When I saw the movie Social Network the character Mark Z made me furious. His lack of ethical behavior of every kind, I found appalling. I’ve owned my own business so I could relate to that sense of betrayal. But just his character in general I found to be extremely upsetting and didn’t find any of his methods of success morally or ethically acceptable. Shortly there after my NPD Mommy asked me what I thought of the movie, so I told her. Talk about supplying fodder for some Narcissistic opinion blasting, buckets full I tell you. She adored Mark Z’s character, couldn’t empathize with the other guys at all. MZ couldn’t do any wrong. The anger I felt towards her was unreal and I couldn’t explain or rationalize why the anger was there and why it was so strong. Sure she never worked a day in her life & couldn’t know what it was like, but come on, this is common sense, you don’t treat people like that. Yet, to her this guy was perfection. Back then I never understood NPD, with my wealth of knowledge now my reaction to that situation wouldn’t have been anger it would have been a shake of the head & whisper under my breath “Yeah, you would relate to him you selfish bitch” and smile. At least now I know she owns the disorder not me, I don’t have to take it personally anymore. It’s refreshing.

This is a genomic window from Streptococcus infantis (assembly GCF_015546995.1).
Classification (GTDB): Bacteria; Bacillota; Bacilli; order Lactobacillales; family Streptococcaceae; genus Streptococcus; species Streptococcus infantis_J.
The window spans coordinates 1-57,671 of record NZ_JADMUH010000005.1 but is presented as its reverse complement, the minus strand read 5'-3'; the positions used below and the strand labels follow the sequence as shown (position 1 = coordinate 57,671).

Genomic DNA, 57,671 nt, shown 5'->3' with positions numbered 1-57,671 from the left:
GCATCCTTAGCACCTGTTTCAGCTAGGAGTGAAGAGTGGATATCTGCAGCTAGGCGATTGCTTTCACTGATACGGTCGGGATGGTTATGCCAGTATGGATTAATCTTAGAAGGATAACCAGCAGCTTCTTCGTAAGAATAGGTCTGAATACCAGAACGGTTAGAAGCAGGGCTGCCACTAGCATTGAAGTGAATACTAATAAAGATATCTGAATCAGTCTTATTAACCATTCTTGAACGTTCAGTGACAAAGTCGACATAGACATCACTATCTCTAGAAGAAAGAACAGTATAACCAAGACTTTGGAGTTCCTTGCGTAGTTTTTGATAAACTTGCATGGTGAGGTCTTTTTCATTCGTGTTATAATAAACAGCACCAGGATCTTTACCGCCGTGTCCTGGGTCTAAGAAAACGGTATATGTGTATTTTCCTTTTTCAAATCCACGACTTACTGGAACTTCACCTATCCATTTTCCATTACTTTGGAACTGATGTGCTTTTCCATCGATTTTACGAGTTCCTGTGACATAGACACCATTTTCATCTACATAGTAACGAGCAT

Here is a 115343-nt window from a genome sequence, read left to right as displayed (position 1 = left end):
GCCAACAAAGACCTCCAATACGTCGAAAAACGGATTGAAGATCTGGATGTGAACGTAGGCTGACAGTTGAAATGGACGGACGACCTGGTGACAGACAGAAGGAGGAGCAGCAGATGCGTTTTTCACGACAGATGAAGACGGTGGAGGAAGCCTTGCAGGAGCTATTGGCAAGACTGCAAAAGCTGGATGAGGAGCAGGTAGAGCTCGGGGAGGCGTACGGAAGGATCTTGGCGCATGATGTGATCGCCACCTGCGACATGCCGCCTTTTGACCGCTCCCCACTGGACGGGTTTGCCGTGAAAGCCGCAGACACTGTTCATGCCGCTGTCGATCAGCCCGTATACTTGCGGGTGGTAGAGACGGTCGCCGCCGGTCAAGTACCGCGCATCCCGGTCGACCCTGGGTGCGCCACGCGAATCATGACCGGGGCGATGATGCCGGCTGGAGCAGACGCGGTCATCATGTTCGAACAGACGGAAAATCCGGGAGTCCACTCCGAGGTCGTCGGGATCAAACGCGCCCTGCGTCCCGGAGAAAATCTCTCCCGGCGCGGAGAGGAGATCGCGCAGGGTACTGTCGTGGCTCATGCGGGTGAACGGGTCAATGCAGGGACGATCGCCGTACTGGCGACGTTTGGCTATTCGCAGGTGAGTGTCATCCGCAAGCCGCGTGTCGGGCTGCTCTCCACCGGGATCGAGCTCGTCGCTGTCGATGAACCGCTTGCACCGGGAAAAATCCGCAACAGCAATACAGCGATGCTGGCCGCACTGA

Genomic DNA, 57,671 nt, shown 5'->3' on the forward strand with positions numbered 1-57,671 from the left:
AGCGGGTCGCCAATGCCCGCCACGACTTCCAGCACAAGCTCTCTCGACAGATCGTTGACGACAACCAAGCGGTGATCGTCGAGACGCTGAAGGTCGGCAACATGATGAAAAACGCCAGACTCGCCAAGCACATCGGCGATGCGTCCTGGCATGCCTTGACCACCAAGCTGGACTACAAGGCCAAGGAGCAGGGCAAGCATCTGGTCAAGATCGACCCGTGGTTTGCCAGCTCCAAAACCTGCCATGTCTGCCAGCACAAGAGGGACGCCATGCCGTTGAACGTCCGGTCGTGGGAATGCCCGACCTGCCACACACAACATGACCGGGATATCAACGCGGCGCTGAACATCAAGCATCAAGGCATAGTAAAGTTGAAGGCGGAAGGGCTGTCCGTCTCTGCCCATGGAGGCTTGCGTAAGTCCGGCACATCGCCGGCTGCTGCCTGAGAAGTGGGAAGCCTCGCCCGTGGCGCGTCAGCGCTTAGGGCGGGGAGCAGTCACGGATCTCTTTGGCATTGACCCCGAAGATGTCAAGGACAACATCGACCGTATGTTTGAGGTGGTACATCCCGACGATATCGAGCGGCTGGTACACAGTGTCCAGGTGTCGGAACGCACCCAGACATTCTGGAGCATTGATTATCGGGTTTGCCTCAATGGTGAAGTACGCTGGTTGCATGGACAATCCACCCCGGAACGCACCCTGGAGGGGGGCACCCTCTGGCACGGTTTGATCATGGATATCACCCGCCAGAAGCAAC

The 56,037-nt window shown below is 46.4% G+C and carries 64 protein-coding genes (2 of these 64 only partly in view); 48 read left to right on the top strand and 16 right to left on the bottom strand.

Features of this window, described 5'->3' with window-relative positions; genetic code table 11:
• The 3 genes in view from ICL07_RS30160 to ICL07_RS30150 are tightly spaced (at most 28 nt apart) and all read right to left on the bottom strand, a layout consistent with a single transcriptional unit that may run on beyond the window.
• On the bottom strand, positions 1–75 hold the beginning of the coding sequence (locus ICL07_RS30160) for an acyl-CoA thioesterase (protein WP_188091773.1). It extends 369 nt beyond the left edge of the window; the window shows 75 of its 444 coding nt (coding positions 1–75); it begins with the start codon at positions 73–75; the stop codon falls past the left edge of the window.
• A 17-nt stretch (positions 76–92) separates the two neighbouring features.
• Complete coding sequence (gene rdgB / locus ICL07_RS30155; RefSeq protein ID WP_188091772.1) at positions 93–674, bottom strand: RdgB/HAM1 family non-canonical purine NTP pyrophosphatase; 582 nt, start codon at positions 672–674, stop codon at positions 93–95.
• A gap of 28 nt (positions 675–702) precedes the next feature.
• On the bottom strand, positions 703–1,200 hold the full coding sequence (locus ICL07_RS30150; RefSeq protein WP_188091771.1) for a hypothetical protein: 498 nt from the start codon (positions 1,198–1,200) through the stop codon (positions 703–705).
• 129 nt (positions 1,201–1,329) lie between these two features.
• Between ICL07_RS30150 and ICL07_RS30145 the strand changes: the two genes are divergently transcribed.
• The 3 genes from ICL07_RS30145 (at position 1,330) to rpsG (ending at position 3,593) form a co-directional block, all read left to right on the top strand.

1. I think we could use an individual’s reaction to Mark Zuckerberg’s character as a kind of Rorschach test: I’ve had a few similar experiences, where people who clearly have major narcissistic issues respond positively to his character. I think the narcissist idealizes the superior, contemptuous “winner” who triumphs over the weak “losers”. Sorry about your mom, Marci.

      1. Yes, that would be a good way to field out someone’s values. It reminds me of your post about Charlie Sheen and those who supported him during his “meltdown.” It would seem that people value success over character, and I wonder if some people live vicariously through the Zuckerberg’s of the world and inversely support them because they themselves are envious of their success and have a hard time with their own failures and thus don’t want to point out others’. Or they themselves are narcissists and recognize those traits in themselves yet also deny them. I often hear the comment, “Well, most people have to have an ego to become that successful,” or even some famous people who readily admit, “I’m a narcissist,” as if that is OK. Sure, we all have an ego, but that’s different from being egotisistical and self-centered, stepping on people on the way to the top. “He’s laughing all the way to the bank…he doesn’t care what you say.” Sad.